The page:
Molly Trevelyan and her part in CPRE

By Colin Adsley

Molly Trevelyan was a woman of broad interests and concerns who played an active part in twentieth century national life.

She married Charles Trevelyan, the Liberal (later Labour) politician and government minister and bore him six children, while involving herself in social and charitable good works.

As a leading committee member of the National Federation of Women’s Institutes, Molly Trevelyan was the WI’s representative when a small group of organisations with an interest in the countryside created a ‘Council for the Preservation of Rural England’ in 1926. With her expertise on food, farming and rural life, she became an integral part of CPRE’s founding committee, playing a leading role in devising our early aims and objectives.

When her husband inherited Wallington in 1928, Molly set about restoring the neglected Hall as a warm and family-friendly home.

She continued working for CPRE, managing our communications until 1934, arguing that ‘to be effective, the preservation movement must interest a far greater circle of people’. Her achievements in that field included securing a number of BBC radio appeals, and extensive national press coverage – including a letter to The Times in support of CPRE’s aims signed by party leaders Baldwin, MacDonald and Lloyd George during the 1929 General Election (below).


Responsible for recruiting CPRE’s network of public speakers, Molly enlisted the architect Clough Williams-Ellis to the cause, and commissioned his classic 1928 book, England and the Octopus, which she made sure was sent to 600 schools. Her commitment to education lead to the creation of special CPRE posters and pamphlets for schools, Scouts and Guides. Indeed, she remained a lifelong campaigner for schools to incorporate rural matters into the curriculum, so that all children would grow up with a sense of responsibility for the countryside.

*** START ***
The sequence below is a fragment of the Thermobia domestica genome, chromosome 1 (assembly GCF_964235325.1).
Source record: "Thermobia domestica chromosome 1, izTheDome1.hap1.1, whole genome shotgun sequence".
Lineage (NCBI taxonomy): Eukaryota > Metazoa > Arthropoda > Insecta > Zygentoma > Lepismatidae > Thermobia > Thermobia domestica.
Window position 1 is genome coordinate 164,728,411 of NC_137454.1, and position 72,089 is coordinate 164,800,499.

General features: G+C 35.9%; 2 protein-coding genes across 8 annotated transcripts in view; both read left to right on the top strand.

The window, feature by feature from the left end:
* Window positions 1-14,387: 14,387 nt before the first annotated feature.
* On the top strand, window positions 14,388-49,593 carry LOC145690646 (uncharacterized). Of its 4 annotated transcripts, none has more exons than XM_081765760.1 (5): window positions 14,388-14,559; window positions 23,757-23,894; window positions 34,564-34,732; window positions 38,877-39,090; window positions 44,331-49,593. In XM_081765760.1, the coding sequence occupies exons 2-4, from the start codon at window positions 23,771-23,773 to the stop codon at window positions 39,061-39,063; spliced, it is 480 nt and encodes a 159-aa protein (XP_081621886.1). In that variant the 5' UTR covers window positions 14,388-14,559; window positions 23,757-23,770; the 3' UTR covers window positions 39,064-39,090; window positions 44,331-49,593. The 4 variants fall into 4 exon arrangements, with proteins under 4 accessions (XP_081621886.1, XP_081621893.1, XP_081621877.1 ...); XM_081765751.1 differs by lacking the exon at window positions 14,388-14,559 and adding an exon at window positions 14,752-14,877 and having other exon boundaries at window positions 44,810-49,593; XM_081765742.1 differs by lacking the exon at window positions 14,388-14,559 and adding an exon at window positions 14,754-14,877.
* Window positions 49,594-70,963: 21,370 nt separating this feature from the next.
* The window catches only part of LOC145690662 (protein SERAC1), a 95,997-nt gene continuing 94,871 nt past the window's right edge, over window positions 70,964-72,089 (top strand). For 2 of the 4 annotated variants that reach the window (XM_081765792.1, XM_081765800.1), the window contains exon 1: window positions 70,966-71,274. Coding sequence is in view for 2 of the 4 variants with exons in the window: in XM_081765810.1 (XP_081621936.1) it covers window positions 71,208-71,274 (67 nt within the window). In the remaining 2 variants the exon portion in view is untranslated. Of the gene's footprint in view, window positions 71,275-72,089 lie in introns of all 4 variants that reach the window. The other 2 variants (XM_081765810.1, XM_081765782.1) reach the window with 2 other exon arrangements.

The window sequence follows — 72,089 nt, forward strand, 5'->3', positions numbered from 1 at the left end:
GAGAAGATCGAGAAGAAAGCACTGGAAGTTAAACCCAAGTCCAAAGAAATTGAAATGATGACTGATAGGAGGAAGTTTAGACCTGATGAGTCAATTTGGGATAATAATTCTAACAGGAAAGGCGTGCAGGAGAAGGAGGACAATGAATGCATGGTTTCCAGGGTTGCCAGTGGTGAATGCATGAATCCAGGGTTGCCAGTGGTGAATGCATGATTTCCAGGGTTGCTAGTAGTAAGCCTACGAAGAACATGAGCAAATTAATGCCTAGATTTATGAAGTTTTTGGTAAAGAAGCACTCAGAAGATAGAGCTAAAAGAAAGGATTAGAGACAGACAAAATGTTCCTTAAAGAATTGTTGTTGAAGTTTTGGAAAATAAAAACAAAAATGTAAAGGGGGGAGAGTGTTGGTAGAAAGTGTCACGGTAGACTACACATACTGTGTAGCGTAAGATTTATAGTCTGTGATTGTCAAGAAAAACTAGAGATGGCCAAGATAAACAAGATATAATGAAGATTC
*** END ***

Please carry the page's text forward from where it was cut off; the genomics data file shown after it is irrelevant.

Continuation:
Being equally keen to influence adult public opinion, Molly devised the Save the Countryside ‘travelling exhibition’, which contrasted examples of ‘bad development’ with positive solutions. Westminster Hall was one of over a hundred venues visited by the exhibition between 1928 and 1930, where it was praised by MPs for highlighting the ‘lack of forethought in the development of the countryside’.


Molly was awarded an MBE in 1963 in recognition of her voluntary work for the community and countryside. She died in 1966 at the age of 85, having played a significant role in the early days of CPRE and acted as a role model for others in using her wealth and privilege for the public good.


Molly Trevelyan in 1908 - Cpyright National Trust